There were approximately 320 students from homeless families enrolled in the Portland Public School (PPS) system during the 2022-2023 school year, according to the district’s fast facts report.
The PPS report states that five percent of the 6,424 total students — around 320 students — enrolled in the district during the 2022-2023 school year were “McKinney-Vento” students.
McKinney-Vento students are children and youth experiencing homelessness that qualify for federal assistance under the 1987 McKinney-Vento Homeless Assistance Act.
The federal legislation’s definition of homelessness includes children who lack a fixed, regular, and adequate nighttime residence, who are sharing housing with others due to loss of housing, who are living in emergency or transitional shelters, cars, motels, hotels, trailer parks, camping grounds, abandoned buildings, and who live in other inadequate accommodations as defined by the law.
The McKinney-Vento Act authorizes the Education for Homeless Children and Youths (EHCY) program, which in 2022 directed a total of $114 million to states and school districts nationwide.
The PPS fast facts report also states that 27 percent of their studenry during the 2022-2023 school year were English language learners, and 44 percent qualified for a free or reduced-price lunch.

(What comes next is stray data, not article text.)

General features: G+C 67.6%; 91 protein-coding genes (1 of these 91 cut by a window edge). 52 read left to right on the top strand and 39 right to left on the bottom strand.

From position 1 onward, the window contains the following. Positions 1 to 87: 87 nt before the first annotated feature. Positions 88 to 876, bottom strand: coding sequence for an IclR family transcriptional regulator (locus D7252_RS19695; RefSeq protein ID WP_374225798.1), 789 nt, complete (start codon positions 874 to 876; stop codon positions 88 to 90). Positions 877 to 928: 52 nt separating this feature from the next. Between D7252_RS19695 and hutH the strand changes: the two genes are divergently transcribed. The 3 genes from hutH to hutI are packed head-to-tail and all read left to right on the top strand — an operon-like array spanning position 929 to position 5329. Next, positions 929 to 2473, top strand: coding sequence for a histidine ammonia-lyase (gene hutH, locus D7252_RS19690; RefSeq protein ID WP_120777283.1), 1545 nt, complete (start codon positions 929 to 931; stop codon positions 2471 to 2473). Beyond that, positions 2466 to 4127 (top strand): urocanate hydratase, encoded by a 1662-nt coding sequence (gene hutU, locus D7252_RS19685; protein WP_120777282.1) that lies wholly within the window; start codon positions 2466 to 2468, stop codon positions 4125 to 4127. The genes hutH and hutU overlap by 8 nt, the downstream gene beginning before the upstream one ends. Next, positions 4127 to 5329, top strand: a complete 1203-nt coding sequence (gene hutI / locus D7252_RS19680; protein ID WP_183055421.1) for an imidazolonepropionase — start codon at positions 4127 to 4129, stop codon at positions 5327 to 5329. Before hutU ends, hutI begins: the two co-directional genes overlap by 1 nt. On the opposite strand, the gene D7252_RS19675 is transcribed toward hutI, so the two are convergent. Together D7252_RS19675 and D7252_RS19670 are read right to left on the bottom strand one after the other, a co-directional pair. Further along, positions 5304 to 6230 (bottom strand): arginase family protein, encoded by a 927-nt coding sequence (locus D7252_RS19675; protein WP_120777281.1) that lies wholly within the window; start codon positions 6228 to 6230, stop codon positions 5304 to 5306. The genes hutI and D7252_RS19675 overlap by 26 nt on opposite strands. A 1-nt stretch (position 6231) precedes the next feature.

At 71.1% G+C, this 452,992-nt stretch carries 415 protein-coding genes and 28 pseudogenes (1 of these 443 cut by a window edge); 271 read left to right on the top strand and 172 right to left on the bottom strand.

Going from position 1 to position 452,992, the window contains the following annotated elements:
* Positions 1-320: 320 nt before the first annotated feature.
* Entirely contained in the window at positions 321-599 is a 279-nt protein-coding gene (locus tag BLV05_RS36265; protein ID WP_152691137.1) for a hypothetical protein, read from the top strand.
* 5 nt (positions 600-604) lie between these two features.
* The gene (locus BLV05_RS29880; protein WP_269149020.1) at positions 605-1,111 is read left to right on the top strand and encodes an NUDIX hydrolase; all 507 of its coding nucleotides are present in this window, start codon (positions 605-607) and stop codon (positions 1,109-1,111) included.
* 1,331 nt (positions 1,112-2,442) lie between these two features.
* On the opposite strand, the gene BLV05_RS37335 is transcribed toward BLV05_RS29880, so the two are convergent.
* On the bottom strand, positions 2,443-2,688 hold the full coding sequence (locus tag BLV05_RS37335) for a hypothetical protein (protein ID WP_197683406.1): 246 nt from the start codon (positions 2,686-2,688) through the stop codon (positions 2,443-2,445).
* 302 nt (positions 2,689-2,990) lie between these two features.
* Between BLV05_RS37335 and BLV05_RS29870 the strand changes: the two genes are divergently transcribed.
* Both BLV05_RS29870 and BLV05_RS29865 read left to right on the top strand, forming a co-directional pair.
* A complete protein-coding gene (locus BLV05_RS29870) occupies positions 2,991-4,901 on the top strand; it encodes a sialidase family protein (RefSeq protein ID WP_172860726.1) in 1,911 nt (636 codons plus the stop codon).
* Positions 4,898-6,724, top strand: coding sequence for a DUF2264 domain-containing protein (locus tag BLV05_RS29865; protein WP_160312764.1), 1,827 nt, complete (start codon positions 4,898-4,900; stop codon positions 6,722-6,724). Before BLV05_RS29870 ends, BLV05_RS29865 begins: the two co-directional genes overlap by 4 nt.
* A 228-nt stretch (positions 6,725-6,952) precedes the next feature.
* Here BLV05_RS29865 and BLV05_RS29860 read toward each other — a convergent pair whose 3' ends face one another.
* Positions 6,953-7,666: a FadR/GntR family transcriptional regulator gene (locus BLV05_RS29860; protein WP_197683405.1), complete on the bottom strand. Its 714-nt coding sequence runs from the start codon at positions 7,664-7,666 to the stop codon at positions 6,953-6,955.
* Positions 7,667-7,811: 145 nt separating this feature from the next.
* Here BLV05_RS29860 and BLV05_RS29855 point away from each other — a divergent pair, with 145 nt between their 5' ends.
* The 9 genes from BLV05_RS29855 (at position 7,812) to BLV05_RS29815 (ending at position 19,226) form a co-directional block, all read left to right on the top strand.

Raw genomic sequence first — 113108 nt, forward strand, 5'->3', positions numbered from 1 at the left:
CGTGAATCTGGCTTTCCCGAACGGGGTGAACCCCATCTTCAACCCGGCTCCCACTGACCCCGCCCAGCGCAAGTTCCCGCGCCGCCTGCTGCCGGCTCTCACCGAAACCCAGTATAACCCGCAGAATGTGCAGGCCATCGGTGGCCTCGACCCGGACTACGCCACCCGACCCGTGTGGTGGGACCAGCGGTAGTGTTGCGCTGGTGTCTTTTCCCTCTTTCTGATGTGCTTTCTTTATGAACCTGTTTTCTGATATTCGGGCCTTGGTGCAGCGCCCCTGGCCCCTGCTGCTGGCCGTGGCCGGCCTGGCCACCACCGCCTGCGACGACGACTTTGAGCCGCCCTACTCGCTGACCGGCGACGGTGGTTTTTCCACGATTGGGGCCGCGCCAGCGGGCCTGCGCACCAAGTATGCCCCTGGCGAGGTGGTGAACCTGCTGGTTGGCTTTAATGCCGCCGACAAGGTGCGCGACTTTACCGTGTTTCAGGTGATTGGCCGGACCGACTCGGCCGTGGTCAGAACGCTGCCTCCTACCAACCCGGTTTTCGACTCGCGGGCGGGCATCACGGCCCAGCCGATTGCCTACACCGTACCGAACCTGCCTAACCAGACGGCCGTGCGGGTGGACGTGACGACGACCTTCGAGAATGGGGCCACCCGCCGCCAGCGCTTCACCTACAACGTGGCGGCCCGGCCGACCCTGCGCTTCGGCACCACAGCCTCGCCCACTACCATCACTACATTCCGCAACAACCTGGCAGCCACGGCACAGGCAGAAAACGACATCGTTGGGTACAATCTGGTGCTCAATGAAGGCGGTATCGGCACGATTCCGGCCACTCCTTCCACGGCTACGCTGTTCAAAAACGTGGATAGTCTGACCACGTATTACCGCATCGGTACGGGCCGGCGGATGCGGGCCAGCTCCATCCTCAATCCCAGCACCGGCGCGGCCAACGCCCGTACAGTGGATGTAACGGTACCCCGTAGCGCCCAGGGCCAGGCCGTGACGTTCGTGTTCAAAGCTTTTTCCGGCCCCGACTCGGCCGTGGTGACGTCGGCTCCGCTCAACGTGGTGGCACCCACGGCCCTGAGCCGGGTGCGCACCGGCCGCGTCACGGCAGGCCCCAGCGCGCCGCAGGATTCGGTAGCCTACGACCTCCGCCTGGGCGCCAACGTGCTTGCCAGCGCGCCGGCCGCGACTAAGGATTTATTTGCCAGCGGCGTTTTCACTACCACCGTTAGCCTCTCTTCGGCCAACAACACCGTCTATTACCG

PPS states that as a result of federal and state funding following the COVID-19 pandemic, all students have been able to receive a free lunch and therefore “compliance with income verification free-and-reduced lunch paperwork is low.”
As of Thursday, there are a total of 226 tents in homeless encampments across the Greater Portland area, according to city data. Official shelters have operated at capacity for most of the summer.
Portland’s Encampment Crisis Response Team (ECRT) this week moved its focus to the city’s largest homeless encampment at the Marginal Way Park and Ride, which sits on State of Maine property.
The ECRT will follow the same process of offering any available shelter space to the homeless individuals at the Park and Ride encampment before eventually cleaning it out, as it did with the Fore River Parkway encampment, which was cleaned out on Sept. 6, and the Bayside Trail encampment, which was cleaned out in the spring.
Last Friday, Communist and socialist organizations rallied against the ECRT’s policy of ‘sweeping’ the homeless encampments at a “Stop the Sweeps” protest outside Portland City Hall, demanding that city officials stop cleaning out the encampments until more long-term housing solutions are available.